Johnson City Press: Fact or fiction? One man's quest to find a silver mine in the Unaka Mountains
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Fact or fiction? One man's quest to find a silver mine in the Unaka Mountains

Jonathan Roberts • Jul 13, 2019 at 8:00 PM

Randall Ledford is determined to find out if the tale of John Swift and his hidden silver mine in the Unaka Mountain Range is true.

The story, as all folktales, has a multitude of variations with one common theme: Somewhere in the mountains of Tennessee, Kentucky or Virginia, there lies a silver mine reportedly untouched for more than 100 years. In Tennessee, legend says Swift’s secret mine is located right in the heart of the Cherokee National Forest in Unicoi County.

Ledford, who’s working on a book about the mine, believes he knows exactly where the mine is.

Careful not to divulge too many details about where the supposed entrance is, Ledford can only say it’s at the top of Unaka Mountain, about seven miles from Rock Creek Recreation Area in Erwin.

“It’s either right on the money and that is the entrance, or it’s all wrong,” Ledford said.

The story is more than just a mine though, with all versions blending fact and speculation.

One version proposes a different motivation for the real-life Limestone Cove Massacre, where eight unarmed civilians were killed by Confederate forces in 1863. History says they were killed because they were going to join the Union Army, but the tale provides another reason. One of the men, B. Blackburn — an actual victim — was said to be related to a man on Swift’s first expedition crew in 1760, J.C. Blackburn, and was in possession of a map to the silver mine.

The Confederates, led by Col. W.A. Witcher, wanted it for themselves and, as the story goes, William Johnson, part of the detachment with Col. Witcher, became owner of the map after the murders. Johnson family lore suggests this was the true cause of the killings, and it’s all told in “Silver in the Unaka,” a book written by a descendent of William Johnson, Hubert Johnson.

Speaking to the Press, Hubert — who goes by Buddy — said the tale has “been relayed through my family for so long I have no choice” but to believe its authenticity. Johnson, however, has had a long and complicated history about hunting the mine and at 81, he's ready to let somebody else take the lead in the hunt for Unaka silver.

Ledford hopes to be that person who finds the mine, and that, after decades of research, he will be able to prove once and for all the story of John Swift and a secret silver mine is more than just a campfire tale.

Doing that, however, takes resources, and Ledford is hoping to raise $6,500 to pay for a digging permit, as he believes the entrance is located on federally owned land in the Cherokee National Forest. He knows it’s a gamble, but he may be on the right track.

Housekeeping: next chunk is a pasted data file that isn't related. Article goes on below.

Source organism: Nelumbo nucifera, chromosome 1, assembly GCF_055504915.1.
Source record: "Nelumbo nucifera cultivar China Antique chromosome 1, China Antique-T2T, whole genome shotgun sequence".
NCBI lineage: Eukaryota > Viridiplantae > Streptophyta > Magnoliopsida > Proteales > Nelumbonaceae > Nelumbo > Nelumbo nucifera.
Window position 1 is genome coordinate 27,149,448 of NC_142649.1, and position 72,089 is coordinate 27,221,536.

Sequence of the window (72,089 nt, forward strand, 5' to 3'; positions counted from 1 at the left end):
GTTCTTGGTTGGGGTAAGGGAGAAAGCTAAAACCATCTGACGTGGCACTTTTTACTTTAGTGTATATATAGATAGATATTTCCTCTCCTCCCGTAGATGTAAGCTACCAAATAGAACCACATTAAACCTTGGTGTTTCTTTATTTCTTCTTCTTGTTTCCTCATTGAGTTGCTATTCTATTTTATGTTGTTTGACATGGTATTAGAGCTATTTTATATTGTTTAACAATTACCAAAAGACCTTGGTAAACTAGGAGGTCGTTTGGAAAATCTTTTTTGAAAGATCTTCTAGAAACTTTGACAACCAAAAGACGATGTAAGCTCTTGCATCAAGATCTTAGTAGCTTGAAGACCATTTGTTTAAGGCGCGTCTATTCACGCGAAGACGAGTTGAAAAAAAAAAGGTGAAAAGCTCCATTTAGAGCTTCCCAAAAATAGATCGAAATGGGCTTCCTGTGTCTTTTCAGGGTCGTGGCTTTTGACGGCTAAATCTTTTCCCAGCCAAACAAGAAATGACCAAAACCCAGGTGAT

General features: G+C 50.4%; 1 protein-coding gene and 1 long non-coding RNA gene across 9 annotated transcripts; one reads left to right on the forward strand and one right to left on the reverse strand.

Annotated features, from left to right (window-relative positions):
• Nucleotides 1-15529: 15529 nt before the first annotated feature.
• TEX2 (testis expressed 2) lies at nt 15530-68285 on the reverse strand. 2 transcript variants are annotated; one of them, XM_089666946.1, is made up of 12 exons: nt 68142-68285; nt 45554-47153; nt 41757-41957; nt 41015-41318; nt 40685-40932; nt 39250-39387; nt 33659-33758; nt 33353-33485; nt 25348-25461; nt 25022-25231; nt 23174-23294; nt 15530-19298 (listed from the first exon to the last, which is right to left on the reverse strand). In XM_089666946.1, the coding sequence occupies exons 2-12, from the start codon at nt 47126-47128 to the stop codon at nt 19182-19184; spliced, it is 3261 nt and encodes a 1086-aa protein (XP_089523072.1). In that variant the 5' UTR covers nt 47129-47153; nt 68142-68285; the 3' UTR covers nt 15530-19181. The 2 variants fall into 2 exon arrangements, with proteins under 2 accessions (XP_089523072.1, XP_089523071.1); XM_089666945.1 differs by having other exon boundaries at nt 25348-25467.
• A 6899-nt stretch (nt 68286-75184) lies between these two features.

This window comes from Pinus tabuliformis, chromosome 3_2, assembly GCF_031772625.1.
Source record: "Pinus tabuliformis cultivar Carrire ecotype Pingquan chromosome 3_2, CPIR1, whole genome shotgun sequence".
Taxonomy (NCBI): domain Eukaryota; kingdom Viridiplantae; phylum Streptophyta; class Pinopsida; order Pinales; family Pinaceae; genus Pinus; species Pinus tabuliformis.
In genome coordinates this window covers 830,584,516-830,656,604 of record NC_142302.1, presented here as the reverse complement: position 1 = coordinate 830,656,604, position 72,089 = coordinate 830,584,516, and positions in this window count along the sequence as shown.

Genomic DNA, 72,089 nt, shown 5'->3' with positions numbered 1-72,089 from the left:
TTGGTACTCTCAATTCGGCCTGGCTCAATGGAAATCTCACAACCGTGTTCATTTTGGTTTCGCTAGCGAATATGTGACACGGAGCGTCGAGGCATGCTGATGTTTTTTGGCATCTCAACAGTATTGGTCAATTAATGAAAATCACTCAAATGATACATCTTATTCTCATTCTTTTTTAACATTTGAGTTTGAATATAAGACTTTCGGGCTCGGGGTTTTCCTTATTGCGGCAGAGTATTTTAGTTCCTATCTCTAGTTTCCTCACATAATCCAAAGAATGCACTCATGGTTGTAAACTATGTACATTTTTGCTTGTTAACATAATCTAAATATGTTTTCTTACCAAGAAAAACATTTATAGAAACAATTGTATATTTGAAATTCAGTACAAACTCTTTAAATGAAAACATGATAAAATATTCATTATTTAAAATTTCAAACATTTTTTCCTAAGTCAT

In 1983, the United States Department of the Interior conducted a geological survey of the Unaka, where iron and manganese deposits are “known to occur.” In the Garland Prospect — where Johnson and Ledford believe the mine is — the USDI noted that the mine was reportedly mined for silver and, in their survey, they found traces of silver in that mine and in another mine nearby, the Cansler mine, which held a gold and silver prospecting permit until 1982.

Unfortunately for would be treasure-hunters though, those numbers weren’t exactly significant.

“Interest by prospectors is based on historical references to silver rather than geologic investigation,” the report read. “Spectrographically determined silver values did not exceed 0.052 oz/ton in pan concentrates taken from streams draining the prospect and no gold was detected … the reported silver mineralization was not confirmed.”

0.052 ounces per ton of material equals roughly $0.72. Hardly enough to justify a large-scale mining operation, but that doesn’t faze Ledford.

“It makes me feel that the government is hiding something,” Ledford said.

Johnson agreed, calling it a “coverup,” with both men saying they wouldn’t expect the government to be forthcoming about it if there’s as much silver as they believe hidden in the mountains.

Regardless, Ledford hopes that, if he doesn’t find the mine, they’ll be able to make a documentary or a movie about the legend and their quest to find what either doesn’t exist or hasn’t been seen for more than 150 years. Ledford also says that anyone interested in joining the effort can call him at (423-283-7770.

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